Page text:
Write for Us!
We are always looking for new articles and new authors. If you feel that a subject is important or needs better explanation then we probably do as well. Writing on something you feel passionate about is always easier than writing about something that does not interest you.
Tutorials, reviews, overviews as well as case studies and news are always needed. If you are a member of a user group then why not tell us about it.
We can handle any type of submission but prefer e-mail. Screenshots are always welcome. Try to give us some help by mentioning the subject in the header of the e-mail or letter.
Articles are usually about 800 words per page although code listings and images will reduce this. If possible try to write full pages.
As we sell in many countries and translate into other languages try not to write in slang or use too many idioms. Try to plan ahead. By the time the magazine reaches your desk it has gone through many stages from production, printing and distribution. This means if you say something will happen next week in an article, in the magazine on your desk that date has already passed.
Please contact the Managing Editor with any questions regarding proposals or manuscripts at edit AT linux-magazine DOT com. Be sure to include "Proposal" or "Manuscript" in the email subject line.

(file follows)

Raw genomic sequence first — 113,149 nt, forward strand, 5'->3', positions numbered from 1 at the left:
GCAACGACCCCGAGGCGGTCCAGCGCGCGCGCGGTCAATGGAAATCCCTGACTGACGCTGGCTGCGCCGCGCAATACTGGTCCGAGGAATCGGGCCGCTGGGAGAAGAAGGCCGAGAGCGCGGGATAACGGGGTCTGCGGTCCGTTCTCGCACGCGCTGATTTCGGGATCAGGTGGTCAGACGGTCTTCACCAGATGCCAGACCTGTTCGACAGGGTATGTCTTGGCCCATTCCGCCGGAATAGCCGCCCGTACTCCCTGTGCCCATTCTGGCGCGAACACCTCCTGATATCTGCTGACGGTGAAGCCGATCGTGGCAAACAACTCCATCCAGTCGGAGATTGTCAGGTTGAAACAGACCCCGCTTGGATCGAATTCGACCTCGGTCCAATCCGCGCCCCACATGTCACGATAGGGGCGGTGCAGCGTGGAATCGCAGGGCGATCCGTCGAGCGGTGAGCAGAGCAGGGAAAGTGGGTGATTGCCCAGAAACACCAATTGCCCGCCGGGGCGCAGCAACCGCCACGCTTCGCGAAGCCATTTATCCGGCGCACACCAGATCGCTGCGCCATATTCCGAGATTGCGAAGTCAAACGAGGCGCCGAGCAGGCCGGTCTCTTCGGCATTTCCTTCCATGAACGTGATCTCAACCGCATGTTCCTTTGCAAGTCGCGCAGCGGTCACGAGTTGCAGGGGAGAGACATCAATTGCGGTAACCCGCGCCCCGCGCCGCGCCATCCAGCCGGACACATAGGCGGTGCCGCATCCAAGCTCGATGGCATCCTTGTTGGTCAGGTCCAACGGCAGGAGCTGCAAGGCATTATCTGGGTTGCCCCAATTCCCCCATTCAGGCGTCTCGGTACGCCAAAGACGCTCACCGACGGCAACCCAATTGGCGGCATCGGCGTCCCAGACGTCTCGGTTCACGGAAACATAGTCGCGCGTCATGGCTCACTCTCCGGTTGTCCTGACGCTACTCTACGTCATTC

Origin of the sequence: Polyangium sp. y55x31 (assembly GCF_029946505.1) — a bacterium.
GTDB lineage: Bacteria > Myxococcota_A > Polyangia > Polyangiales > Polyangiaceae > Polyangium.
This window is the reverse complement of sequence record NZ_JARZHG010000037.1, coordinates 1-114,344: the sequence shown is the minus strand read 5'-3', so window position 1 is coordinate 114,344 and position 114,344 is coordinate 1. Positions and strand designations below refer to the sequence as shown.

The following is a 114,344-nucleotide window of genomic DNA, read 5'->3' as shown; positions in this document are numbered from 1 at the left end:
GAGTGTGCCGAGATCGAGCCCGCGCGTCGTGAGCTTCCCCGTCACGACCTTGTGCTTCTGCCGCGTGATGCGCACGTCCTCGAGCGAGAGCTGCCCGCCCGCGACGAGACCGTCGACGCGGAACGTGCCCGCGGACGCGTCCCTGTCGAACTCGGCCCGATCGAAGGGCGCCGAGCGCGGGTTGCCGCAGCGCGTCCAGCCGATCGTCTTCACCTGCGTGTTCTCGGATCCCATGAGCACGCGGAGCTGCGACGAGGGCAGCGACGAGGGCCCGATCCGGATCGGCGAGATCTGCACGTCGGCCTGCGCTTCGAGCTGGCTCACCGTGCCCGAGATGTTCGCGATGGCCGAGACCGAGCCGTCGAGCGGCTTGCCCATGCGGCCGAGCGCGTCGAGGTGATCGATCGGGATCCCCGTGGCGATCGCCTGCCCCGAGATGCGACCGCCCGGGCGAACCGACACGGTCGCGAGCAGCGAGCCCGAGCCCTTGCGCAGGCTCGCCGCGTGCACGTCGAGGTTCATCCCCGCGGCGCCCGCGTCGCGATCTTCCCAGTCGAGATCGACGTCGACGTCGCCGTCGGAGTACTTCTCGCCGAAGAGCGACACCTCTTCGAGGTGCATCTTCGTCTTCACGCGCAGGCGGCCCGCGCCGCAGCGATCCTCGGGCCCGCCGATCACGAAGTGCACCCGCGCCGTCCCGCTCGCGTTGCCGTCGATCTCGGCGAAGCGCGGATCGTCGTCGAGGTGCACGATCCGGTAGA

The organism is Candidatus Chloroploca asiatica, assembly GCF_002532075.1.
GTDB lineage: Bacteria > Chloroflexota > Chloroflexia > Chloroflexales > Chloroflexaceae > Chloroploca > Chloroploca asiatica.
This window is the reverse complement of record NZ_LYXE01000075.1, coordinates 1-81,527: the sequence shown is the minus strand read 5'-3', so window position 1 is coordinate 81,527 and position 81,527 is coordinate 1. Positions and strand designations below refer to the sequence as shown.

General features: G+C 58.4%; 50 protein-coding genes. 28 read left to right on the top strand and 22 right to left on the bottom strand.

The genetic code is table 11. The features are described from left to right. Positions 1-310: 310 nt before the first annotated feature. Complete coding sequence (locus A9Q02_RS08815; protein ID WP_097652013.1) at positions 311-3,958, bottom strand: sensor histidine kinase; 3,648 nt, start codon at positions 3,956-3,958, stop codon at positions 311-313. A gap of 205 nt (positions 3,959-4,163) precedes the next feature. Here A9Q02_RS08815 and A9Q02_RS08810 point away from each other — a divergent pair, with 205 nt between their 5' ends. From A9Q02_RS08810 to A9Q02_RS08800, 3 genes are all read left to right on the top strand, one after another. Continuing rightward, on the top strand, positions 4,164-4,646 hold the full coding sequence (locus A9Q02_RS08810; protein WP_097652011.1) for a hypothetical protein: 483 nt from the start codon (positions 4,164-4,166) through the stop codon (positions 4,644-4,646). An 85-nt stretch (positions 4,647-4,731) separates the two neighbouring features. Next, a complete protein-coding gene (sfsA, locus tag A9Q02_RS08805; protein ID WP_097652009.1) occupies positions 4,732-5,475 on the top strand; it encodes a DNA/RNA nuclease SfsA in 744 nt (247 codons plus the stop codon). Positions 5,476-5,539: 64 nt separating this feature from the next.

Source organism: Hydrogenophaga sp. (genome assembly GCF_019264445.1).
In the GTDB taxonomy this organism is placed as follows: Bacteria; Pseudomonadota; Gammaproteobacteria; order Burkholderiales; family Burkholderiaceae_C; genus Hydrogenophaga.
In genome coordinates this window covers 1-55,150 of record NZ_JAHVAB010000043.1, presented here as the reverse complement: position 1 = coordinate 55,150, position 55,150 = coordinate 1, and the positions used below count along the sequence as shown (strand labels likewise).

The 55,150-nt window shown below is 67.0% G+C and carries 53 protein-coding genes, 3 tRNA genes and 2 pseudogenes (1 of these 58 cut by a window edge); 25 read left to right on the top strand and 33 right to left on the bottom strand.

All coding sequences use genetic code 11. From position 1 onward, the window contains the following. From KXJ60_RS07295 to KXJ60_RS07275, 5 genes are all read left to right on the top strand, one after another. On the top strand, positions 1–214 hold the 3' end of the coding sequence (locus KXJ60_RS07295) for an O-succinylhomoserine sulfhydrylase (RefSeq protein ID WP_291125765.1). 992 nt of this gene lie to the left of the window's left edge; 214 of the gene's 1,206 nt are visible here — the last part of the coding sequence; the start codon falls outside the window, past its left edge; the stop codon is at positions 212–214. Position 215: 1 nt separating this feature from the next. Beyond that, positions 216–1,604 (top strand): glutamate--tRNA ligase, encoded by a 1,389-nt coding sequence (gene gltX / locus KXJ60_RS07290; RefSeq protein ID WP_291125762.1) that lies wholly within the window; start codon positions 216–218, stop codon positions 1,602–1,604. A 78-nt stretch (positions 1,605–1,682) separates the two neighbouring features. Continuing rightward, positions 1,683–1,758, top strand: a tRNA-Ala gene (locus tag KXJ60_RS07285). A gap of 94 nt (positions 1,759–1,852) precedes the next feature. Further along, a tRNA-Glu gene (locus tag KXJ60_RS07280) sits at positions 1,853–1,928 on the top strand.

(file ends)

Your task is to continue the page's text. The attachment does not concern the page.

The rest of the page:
According to a report, many potential victims of the Heartbleed attack have patched their systems, but few have cleaned up the crime scene to protect themselves from the effects of a previous intrusion.
DARPA and NICTA release the code for the ultra-secure microkernel system used in aerial drones.
Should you trust an online service to store your online passwords?
New B+ board lets you build cool things without the complication of a powered USB hub.
Redmond rushes in to root out alleged malware haven.
New initiative will bring futuristic virtual reality effects to the web surfing experience.
Dyreza malware launches a man-in-the-middle attack that compromises SSL.
New cloud combines worldwide access with local attention to data security.
A first cousin of the recent Heartbleed attack affects EAP-based wireless and peer-to-peer authentication.
FOSS community acts to protect freedom of choice for laptop devices.